Daily Mail : The woman with THREE identities who could hold key to death of the body-in-the-bag spy

Saturday, March 31, 2012

The woman with THREE identities who could hold key to death of the body-in-the-bag spy [or here]

American Missa Elizabeth Guthrie claims to be an international businesswoman linked to a wealthy American family

By Robert Verkaik, George Arbuthnott and Sharon Churcher | March 31, 2012

The Mail on Sunday can today identify a mysterious new witness who could hold the key to the death of the body-in-a-bag MI6 spy Gareth Williams.

The woman used three different names in statements provided to police for a pre-inquest hearing into the death of code-breaker Mr Williams.

This provoked Dr Fiona Wilcox, the coroner investigating the case, to declare: ‘There has been some confusion as to who this witness is and I need to know her identity.

‘I expect witnesses to identify who they are, not who they think they are.’

Our investigation has revealed the woman to be 27-year-old American Missa Elizabeth Guthrie, who claims to be an international businesswoman linked to a wealthy American family worth £35 billion.

The full inquest into Mr Williams’s death is due to be held later this month and Westminster coroner Dr Wilcox is now expected to quiz Ms Guthrie about the time she spent with Mr Williams in 2010.

Dr Wilcox said on Friday: ‘She [Ms Guthrie] will be asked to explain who she is and called to give evidence.’

The coroner said that there were a number of questions she wanted to ask Ms Guthrie about her identities, which were previously given as Missa Gunther, Misa Guseiri and Elizabeth Guthrie.

The confusion surrounding Ms Guthrie deepened further on Friday when a senior Scotland Yard press officer contacted The Mail on Sunday on her behalf to say that she had not told her family that she was a close friend of Gareth Williams.

Mr Williams was discovered naked inside a red North Face holdall, which was padlocked on the outside and placed inside his bath

The official said that the family was well known in America, and that it could embarrass them if Ms Guthrie’s previously unknown connection was made public.

However, it is no secret among Ms Guthrie’s friends that she was close to Mr Williams before he died.

A source involved in the case said: ‘She first met Gareth when she shared a flat in Knightsbridge where Gareth frequently came to meet friends from Wales. They struck up a close friendship because they were both interested in politics and history.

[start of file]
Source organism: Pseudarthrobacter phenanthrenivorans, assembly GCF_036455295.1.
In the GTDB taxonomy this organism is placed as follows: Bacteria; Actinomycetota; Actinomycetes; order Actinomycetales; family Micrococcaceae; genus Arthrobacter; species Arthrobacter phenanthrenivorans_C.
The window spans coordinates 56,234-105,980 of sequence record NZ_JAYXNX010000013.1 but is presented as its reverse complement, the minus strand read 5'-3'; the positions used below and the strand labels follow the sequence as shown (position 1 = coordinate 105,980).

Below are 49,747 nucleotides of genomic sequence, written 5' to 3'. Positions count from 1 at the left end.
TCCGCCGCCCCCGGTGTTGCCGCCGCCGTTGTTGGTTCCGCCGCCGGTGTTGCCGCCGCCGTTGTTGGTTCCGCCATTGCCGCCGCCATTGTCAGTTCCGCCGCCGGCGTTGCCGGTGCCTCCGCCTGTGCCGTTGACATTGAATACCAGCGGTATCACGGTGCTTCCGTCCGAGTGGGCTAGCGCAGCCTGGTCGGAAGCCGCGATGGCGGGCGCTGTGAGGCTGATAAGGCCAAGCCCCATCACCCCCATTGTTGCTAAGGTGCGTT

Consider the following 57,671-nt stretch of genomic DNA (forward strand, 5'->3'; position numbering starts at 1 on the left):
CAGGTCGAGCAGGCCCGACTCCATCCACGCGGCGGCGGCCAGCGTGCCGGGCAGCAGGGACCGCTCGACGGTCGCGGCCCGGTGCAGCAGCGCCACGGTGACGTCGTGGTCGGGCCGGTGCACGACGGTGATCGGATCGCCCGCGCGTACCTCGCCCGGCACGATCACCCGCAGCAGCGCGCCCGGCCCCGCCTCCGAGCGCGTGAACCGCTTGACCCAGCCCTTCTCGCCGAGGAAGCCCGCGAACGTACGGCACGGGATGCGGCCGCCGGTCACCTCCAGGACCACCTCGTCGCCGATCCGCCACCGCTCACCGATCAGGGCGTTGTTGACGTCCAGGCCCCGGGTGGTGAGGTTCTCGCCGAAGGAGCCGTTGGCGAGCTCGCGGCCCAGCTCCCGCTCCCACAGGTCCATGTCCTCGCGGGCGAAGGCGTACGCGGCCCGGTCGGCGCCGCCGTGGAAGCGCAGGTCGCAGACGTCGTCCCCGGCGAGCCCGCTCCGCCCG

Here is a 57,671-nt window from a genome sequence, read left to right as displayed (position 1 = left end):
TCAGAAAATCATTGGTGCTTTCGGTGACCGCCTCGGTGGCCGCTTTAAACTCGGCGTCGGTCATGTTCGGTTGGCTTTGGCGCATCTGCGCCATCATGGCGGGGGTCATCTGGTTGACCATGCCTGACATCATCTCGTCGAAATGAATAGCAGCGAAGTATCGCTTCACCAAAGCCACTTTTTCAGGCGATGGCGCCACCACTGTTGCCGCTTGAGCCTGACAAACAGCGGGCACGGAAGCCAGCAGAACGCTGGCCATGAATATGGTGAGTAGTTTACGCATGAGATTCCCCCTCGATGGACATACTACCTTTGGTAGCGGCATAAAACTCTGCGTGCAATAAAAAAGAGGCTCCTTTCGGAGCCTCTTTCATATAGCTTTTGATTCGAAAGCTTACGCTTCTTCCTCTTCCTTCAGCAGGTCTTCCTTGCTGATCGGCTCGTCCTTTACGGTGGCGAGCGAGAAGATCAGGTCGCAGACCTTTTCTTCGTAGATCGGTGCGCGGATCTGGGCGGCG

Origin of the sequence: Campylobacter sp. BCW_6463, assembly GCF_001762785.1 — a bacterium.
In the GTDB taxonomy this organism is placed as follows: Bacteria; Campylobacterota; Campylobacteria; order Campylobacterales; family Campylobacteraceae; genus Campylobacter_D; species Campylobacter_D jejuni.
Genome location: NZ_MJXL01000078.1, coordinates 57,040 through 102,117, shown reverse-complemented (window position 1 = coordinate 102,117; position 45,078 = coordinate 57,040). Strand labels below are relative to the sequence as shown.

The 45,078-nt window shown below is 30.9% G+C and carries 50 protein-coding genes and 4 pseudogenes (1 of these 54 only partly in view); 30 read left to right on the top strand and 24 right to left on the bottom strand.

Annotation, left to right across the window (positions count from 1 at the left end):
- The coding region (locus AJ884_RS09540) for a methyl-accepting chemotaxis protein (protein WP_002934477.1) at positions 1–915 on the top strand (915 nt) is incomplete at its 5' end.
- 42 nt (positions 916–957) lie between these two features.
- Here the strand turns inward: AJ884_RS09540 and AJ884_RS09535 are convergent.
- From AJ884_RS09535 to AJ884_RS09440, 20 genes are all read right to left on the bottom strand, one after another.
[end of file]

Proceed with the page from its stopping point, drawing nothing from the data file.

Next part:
‘But in 2009 she moved out and found a top floor-flat in Pimlico which was close to Gareth’s address.’

In the months before he died, Ms Guthrie’s friendship with Mr Williams blossomed. The source said: ‘On election night in May 2010 the two of them stayed up late with another person to see in the new Coalition Government.’

Mr Williams, a maths genius from Anglesey, North Wales, had worked for the Government listening post GCHQ in Cheltenham since leaving university and was on secondment to MI6 when his body was found by police at his top-floor flat in Pimlico, Central London, on August 23, 2010.

He was discovered naked inside a red North Face holdall, which was padlocked on the outside and placed inside his bath.

The Government has refused to disclose what secret operations Mr Williams was working on during the weeks before his death.

Fresh evidence about his state of mind before his death is expected to be aired at the full inquest – adding to speculation that the spy may have been murdered by a foreign agency or a criminal gang.

The source said: ‘Ms Guthrie said Gareth told her he was being followed in the days before his death.

‘She didn’t know who it was, only that she and Gareth were so concerned that they sometimes varied the route they took home.’

Ms Guthrie also told friends after Mr Williams’s body was found that he was planning to leave the Secret Service so that he could set up his own business with her and another MI6 officer.

‘She was very vague about what this would be, only that it would be with another MI6 officer,’ said the source.

Our investigations in the United States have revealed that Missa Elizabeth Guthrie is the daughter of George Gordon Guthrie, a wealthy New York stockbroker.